The American version of the shrub has its origins in 17th century England where vinegar was used as an alternative to citrus juices in the preservation of berries and other fruits for the off-season. Fruit preserves made in this fashion were themselves known as shrubs and the practice carried over to colonial America.By the 19th century, typical American recipes for shrubs used vinegar poured over fruit—traditionally berries—which was left to infuse anywhere from overnight up to several days; afterwards, the fruit would be strained out and the remaining liquid would be mixed with a sweetener such as sugar or honey and then reduced to make a syrup.The sweet-and-sour syrup could be mixed with either water or soda water and served as a soft drink, or it could be used as a mixer in alcoholic cocktails.Shrubs eventually fell out of popularity with the advent of home refrigeration.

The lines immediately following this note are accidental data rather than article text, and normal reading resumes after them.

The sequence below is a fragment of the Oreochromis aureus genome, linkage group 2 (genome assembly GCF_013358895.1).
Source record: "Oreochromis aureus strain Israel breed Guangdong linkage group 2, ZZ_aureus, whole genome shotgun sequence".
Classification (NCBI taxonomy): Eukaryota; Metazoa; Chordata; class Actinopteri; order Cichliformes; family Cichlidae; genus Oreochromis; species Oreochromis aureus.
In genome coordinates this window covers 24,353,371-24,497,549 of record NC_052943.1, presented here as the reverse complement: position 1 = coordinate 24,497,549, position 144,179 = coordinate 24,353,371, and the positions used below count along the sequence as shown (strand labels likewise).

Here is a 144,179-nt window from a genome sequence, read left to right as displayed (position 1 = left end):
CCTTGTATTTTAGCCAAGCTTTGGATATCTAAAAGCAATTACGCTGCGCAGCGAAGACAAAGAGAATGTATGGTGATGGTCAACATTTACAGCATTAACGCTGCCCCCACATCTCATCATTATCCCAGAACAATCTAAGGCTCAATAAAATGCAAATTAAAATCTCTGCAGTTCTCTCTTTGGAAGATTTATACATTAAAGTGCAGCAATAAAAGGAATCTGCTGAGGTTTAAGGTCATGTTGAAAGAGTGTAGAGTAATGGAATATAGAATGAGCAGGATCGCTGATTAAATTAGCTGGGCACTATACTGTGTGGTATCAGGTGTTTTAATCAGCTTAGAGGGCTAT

The serving of vinegar-based shrub drinks became popular again in 2011 and 2012 in American restaurants and bars. The trend has also been noted in bars in Canada as well as London. The acidity of the shrub makes it well suited as anapéritif or used as an alternative to bitters in cocktails. Unlike cocktails acidulated with citrus, vinegar-based drinks will remain clear when shaken.
The reference materials listed at the end were interesting reads for sure, but back to the article in my new magazine edible Alaska that started this blog post. Shrub A new Twist on an Old Tradition by Evie Witten. Helen Howarth of Fromagio’s Artisan cheese in Anchorage is bringing this refreshing drink to the local consumers but she shares a recipe how easy its a DIY 3 ingredient start to deliciousness. 1pound of fruits or vegetables,3/4 cup sugar, 314 cup vinegar; chop the fruit or vegetables, place in a bowl with sugar and macerate. cover bowl, refrigerate for a few days, then pour off the juice and add any type of vinegar. shore in corked or closed jar.
Plus as its mentioned making shrubs allows you to use the whole harvest of not just fruits but also crab apples, rhubarb. carrots, herbs, ginger, and many endless more choices.
Cannot wait to experiment with all the new combinations from local freshly harvested produce with a new preserving method. R from Mat-Su Valley